Wireless Smoke Detectors vs Hard Wired

Smoke and Carbon Monoxide detection is often overlooked by many families until an actual event forces you to think otherwise.  Each year, there are an estimated 405,000 fires in residential homes in the United States with 3,600 fatalities as a result.  Fire detection should be a priority when choosing to upgrade or replace your current smoke detectors.  There are many new products on the market that can detect both smoke and carbon monoxide gases in one combined alarm.  These new combination smoke/gas detection devices even have programmable voice commands that let you know where the smoke or gas is being detected so you can plan your escape accordingly.

Hard Wired Smoke Detectors

Hard Wired Smoke Detectors are wired into your homes electrical circuits.  The need for batteries for this type of smoke alarm is taken away, but you should still have fresh batteries in the smoke alarm just in case.  In the event there is a power outage, having a battery back-up system in place is key.  Some drawbacks to wired smoke detectors are that once they are installed, you can’t move them without hiring a licensed electrician.  Building codes often change and re-location of smoke detectors might apply if you are doing any kind of remodeling or home renovation.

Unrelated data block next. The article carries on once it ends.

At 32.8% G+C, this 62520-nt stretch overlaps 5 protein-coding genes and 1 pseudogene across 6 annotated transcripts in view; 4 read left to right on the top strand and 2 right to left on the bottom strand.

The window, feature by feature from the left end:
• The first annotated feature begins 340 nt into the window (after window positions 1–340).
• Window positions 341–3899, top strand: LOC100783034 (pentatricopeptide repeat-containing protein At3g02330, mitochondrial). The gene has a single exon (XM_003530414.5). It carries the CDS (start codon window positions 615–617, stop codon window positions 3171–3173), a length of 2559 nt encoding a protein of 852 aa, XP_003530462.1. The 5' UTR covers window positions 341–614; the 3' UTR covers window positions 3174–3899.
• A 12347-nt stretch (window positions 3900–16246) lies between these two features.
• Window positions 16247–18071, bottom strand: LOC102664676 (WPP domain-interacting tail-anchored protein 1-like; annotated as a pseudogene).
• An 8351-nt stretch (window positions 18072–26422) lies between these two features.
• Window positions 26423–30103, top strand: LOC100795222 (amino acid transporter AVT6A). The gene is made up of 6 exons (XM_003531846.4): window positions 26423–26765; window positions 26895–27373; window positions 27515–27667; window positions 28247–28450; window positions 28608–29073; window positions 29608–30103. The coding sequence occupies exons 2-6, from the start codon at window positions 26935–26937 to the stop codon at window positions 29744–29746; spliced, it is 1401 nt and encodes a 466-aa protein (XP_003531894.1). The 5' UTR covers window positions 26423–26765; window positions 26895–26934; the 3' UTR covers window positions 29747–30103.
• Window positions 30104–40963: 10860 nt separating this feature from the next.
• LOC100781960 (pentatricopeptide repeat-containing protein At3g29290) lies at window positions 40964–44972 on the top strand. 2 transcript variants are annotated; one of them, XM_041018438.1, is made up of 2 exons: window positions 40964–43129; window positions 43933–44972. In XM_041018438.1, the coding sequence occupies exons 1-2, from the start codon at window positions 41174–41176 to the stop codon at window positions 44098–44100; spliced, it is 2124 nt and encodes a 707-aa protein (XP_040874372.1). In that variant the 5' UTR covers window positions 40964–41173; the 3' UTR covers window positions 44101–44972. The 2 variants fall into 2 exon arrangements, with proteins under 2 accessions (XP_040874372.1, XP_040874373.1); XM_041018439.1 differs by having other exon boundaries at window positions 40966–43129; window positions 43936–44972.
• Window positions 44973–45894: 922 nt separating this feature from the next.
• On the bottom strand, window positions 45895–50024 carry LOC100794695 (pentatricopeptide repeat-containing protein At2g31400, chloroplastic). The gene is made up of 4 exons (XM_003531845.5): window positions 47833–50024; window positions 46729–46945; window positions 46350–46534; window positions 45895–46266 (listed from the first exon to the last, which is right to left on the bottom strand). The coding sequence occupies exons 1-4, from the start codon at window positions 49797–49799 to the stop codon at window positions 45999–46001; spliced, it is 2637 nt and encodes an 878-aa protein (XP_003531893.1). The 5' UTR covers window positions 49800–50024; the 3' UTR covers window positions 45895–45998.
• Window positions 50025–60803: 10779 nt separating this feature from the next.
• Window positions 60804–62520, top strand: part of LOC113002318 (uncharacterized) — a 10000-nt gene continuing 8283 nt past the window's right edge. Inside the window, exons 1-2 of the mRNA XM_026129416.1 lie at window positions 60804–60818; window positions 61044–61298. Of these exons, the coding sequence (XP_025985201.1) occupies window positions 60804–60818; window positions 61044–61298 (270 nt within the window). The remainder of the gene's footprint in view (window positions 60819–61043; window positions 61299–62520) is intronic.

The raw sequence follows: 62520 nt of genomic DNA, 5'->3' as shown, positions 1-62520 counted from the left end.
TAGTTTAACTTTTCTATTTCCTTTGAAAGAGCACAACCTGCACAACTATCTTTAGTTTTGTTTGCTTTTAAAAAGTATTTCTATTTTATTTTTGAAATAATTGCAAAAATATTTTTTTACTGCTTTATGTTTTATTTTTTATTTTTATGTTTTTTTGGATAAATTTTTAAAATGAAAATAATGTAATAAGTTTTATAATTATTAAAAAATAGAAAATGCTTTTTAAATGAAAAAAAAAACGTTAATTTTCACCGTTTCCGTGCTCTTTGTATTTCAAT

Wireless Smoke Detectors

Wireless Smoke Detectors obviously don’t have any wires and can be placed strategically throughout your house.   Most wireless fire smoke detectors come with a set of mounting screws that only take a few minutes to install or come with some sort of adhesive backing that sticks to the surface you want it mounted on.  Wireless smoke detectors are interconnected so if one goes off, they all go off. Most wireless smoke detections systems have 3 major components:  battery powered wireless smoke detectors, A/C powered smoke alarm and a wireless smoke sounder.

A good rule of thumb for remembering to change the batteries in your smoke alarm is to do it every day lights saving time.  That way you will always have fresh batteries in your smoke detector or carbon monoxide detectors.–Danny Garcia, owner of Rhino Design Build in San Antonio, Texas.

What is a smoke detector?

According to the U.S. Fire Administration, smoke alarms in residences are of two general types: ionization and photoelectric. Ionization alarms monitor the level of ions (electrically charged particles) in the air. They are generally sensitive to small smoke particles, which are produced by flaming fires. If present, these particles conduct a current within the alarm’s chamber, activating the device. Photoelectric smoke alarms use beams of light and sensors to detect the presence of larger smoke particles (produced by smoldering fires), which interrupt the light beams and trigger the alarm.


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